with poison. Especially dioxin, which has never been used to poison anyone! 
Detractors of this theory write variously that I don't understand how 
backward, stupid, and incompetent these spies are and life in the Ukraine 
is. I can't buy that. And neither can most other reputable sources and 
experts. As stated by Dr. Andrea Sella of University College, London: "If 
you really want to kill someone, you use cyanide or ricin or strychnine." 
And The New York Times said:

"Murder by poison has largely been relegated to the history pages, 
principally because science has overtaken the great advantage that the 
poisoner of old had over his pursuers: the ability to hide his work beneath 
the normal calamities that afflict human life."

Similar comments are common throughout the Internet and the media.

Finally, there is the theory that Yushchenko was poisoned not to kill him 
but only to disfigure him. This is a dubious proposition, because a moment's 
reflection would lead to the conclusion that the disfigurement could (and 
did) have the opposite effect. Also, chloracne cannot be predicted as a 
definite complication of dioxin poisoning, and its exact manifestation – 
given the rarity of its occurrence – also could not be predicted.

What are we left with?

1. Yushchenko may have been exposed to a large amount of dioxin (barring 
outright fraudulent manipulation of the blood drawn in Vienna and sent to 
Amsterdam). However, dioxin poisoning was not why he was admitted to 
Rudolfinerhaus on Sept. 10, 2004.

2. The chronology of the proposed exposure to dioxin, the manifestation of 
symptoms, and the appearance of chloracne do not fit the chronology of the 
claims made by Yushchenko and the Rudolfinerhaus clinic.

3. Yushchenko drank too much alcohol the night of Sept. 5 2004, and he 
likely drinks too much frequently.

4. Test results released from Rudolfinerhaus show conclusively that 
Yushchenko had pancreatitis and an enlarged liver, both of which are common 
sequelae of alcoholism.

5. Rudolfinerhaus tried to cover these findings with inaccurate press 
releases and a grossly and purposely misleading clinical report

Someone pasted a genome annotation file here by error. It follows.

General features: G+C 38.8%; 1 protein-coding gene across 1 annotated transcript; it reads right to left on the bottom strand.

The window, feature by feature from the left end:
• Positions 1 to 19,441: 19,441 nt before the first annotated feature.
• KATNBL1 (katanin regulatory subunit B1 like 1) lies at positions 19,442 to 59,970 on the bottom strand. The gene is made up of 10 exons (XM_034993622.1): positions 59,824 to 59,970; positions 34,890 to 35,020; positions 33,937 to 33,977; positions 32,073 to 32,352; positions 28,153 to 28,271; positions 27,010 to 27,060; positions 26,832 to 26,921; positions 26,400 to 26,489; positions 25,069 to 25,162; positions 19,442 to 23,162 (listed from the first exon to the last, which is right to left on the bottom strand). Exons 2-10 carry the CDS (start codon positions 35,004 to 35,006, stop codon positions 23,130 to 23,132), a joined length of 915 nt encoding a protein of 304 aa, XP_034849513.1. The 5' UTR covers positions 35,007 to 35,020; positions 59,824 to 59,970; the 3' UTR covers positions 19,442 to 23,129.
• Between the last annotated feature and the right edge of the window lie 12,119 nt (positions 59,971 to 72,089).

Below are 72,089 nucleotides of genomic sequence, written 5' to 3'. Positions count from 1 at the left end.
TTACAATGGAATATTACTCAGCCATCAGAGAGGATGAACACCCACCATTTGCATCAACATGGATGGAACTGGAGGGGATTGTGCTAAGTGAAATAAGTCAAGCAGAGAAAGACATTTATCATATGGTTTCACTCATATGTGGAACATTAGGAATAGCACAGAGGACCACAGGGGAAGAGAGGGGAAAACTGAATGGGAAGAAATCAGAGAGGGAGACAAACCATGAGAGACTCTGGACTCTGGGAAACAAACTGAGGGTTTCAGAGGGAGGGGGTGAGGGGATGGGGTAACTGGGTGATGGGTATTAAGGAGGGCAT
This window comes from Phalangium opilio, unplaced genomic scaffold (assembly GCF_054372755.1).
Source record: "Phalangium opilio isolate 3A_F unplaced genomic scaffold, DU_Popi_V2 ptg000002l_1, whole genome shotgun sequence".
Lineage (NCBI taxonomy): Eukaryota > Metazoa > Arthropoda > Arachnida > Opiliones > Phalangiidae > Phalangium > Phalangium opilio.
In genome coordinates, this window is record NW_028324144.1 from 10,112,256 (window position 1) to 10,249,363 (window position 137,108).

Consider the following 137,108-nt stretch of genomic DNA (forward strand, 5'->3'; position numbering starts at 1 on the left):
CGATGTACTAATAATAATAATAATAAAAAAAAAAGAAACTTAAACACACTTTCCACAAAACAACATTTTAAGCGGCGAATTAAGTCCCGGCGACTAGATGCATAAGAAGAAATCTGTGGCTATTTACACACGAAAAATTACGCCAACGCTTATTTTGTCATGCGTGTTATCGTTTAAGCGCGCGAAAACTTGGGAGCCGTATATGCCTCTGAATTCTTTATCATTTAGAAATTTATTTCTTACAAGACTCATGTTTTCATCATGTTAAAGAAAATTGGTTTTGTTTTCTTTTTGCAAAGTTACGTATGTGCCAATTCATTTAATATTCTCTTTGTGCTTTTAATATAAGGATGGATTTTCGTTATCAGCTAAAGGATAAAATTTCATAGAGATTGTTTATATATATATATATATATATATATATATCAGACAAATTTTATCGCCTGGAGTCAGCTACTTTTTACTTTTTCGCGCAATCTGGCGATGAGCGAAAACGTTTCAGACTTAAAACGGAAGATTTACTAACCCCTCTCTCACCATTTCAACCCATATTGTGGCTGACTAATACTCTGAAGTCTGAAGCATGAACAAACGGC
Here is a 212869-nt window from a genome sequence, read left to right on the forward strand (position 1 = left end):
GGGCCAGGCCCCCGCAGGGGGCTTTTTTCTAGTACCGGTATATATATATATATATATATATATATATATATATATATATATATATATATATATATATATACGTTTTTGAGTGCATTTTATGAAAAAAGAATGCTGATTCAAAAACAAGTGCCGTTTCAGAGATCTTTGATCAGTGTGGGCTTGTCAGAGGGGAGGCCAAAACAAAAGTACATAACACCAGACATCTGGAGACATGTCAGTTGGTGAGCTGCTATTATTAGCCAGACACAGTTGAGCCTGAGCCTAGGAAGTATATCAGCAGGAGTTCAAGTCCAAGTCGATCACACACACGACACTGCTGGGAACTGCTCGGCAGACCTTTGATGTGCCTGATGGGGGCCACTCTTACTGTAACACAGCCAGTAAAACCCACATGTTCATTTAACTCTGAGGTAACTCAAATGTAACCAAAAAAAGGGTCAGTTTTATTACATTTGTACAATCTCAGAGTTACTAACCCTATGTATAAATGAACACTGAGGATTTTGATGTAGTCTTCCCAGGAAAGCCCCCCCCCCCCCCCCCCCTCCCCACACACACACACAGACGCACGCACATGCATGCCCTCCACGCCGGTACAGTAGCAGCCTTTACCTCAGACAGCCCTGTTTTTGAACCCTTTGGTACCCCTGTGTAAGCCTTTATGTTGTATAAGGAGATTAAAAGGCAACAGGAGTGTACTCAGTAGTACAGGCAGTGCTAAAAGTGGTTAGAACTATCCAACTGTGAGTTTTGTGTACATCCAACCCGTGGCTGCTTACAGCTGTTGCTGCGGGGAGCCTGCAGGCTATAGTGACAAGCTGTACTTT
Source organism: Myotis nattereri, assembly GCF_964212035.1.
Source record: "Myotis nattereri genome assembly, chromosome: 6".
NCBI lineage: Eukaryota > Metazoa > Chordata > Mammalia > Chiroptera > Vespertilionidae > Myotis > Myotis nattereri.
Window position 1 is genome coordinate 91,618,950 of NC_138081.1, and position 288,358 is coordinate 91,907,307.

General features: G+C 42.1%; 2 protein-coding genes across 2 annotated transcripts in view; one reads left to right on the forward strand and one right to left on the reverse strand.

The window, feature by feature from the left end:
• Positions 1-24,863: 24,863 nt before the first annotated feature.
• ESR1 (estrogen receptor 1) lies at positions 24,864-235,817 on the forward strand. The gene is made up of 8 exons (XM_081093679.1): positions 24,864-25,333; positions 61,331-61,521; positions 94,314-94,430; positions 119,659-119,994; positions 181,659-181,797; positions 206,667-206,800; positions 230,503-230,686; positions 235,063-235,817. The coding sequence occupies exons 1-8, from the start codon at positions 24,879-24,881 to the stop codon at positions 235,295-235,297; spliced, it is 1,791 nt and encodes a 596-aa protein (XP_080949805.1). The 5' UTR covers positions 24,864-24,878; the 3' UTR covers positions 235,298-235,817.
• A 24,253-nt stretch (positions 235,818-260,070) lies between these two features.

6. If Yushchenko keeps drinking, it is not unlikely that his liver and 
pancreatic disease will progress and he will be left with chronic 
pancreatitis (which can lead to diabetes and insulin dependence) and/or 
cirrhosis (which can lead to death by numerous pathways).

What we are left with is a story by Dickens or Hugo, and a tale for the 

Scheming politicians, nefarious spies, and bearded Viennese doctors weave in 
and out of a gloriously contrived plot set in a tottering former Soviet 
state. Titans struggle for the political helm as a rigged election falls 
apart, replaced by a second round of voting. Towering at the podium, the 
monstrously disfigured Yushchenko declares that he has been poisoned – an 
act completely at home in the Byzantine plot structure and apocalyptic 
themes of the story.

No writer worth his ink would deflate the balloon of this grand epic. The 
denouement calls for a soaring finish, not a tawdry crash. So the elections 
went off with the successful subterfuge that was crafted in Rudolfinerhaus 
and sold to a media that wanted to go along with the Dickensian tale.

But as Boris Yeltsin showed the world with his disgraceful public decline 10 
years ago, alcoholism is not a disease that will be ignored. The occurrence 
of pancreatitis and hepatomegaly in Viktor Yushchenko spells out an ending 
that will not be disguised by fairy tales, just as it cannot be covered up 
by acne or a new election.